Lashed to the Mast


Christianity Today once described Eugene Peterson this way: "If Eugene H. Peterson were not a Presbyterian, he might be a monk. … He is bearded, balding, and thin. He has a quiet, raspy voice that sounds as if it belongs to a man who has weathered many dark nights of the soul. … When he speaks, the coarse, gentle words seem to rise from a genuine depth."

This article, which debuted in Leadership a decade ago, was judged by many readers as "coarse, gentle words rising from a genuine depth." Eugene probes a common problem—the expectations people place on ministers—and doesn't stop until he reaches the essence of ministry.

Ann Tyler, in her novel Morgan's Passing, told the story of a middle-aged Baltimore man who passed through people's lives with astonishing aplomb and expertise in assuming roles and gratifying expectations.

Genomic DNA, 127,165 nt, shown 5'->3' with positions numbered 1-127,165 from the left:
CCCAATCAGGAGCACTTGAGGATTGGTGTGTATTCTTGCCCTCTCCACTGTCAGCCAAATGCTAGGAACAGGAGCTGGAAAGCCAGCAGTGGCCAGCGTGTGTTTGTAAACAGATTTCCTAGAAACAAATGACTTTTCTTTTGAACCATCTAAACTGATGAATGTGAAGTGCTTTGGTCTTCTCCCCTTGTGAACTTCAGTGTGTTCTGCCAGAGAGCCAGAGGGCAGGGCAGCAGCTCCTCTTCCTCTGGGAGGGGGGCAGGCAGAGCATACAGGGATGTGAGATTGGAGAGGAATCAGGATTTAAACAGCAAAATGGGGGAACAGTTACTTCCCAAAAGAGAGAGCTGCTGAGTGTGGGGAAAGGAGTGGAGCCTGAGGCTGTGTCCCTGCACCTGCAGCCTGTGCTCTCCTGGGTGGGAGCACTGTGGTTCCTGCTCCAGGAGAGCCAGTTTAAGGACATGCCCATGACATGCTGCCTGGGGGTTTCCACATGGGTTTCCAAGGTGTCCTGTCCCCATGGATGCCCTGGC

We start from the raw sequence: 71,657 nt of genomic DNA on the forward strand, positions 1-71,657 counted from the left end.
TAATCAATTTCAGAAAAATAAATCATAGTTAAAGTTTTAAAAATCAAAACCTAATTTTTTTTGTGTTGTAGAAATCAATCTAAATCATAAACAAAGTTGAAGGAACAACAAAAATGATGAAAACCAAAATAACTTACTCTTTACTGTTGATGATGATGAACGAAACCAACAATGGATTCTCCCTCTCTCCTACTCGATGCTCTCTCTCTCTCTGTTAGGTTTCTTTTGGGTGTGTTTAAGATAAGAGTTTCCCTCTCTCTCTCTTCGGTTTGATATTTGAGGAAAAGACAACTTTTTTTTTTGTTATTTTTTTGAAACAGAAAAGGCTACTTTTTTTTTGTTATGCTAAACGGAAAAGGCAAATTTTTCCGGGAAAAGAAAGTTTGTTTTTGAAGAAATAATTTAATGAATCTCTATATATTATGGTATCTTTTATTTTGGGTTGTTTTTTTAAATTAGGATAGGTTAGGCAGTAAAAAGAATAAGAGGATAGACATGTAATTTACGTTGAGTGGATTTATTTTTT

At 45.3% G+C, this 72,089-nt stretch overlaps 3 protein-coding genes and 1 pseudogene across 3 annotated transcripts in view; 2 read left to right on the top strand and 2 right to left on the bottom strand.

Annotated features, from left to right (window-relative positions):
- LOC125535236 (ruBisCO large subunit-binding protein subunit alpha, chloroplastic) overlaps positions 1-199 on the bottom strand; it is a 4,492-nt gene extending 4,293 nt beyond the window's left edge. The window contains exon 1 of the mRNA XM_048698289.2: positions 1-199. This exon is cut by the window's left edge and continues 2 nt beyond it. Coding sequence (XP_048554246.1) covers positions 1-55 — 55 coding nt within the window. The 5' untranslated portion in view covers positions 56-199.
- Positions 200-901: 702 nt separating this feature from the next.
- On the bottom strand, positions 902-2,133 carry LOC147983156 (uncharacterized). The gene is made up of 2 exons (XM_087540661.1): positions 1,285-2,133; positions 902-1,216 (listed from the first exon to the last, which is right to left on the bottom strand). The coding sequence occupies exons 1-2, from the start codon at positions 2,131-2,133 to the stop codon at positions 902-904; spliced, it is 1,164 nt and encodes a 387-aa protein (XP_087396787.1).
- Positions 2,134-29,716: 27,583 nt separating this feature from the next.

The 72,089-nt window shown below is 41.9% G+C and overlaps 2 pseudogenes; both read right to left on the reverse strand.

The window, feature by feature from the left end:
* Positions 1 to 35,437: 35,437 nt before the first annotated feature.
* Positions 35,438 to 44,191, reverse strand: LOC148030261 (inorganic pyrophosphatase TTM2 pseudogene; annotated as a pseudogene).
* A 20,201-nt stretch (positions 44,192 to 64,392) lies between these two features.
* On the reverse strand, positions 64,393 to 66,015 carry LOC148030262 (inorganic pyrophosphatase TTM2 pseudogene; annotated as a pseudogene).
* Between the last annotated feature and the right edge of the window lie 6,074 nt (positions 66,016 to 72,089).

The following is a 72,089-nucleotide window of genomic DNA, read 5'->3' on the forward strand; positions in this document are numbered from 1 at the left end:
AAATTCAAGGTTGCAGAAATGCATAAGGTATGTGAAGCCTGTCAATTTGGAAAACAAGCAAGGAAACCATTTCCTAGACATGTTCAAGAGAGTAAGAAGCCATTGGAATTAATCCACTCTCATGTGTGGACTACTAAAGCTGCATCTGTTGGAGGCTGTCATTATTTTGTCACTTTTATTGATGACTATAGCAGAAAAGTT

The novel opens with Morgan's watching a puppet show on a church lawn on a Sunday afternoon. A few minutes into the show, a young man comes from ...

Subscriber access only You have reached the end of this Article Preview

To continue reading, subscribe to Christianity Today magazine. Subscribers have full digital access to CT Pastors articles.

Homepage Subscription Panel

Read These Next

Related
Getting the Gospel Right
Getting the Gospel Right
Scot McKnight says the church's problem is rooted in what we preach.
From the Magazine
I Was Filming a Dangerous Action Scene When I Gave My Life to Christ
I Was Filming a Dangerous Action Scene When I Gave My Life to Christ
How a film and television stuntman met the Lord in the air.
Editor's Pick
His Eye Is on the Pastors
Seasoned Salt
His Eye Is on the Pastors
God sees and watches (as do others), which is both a comfort and a caution as pastors navigate their calling.
close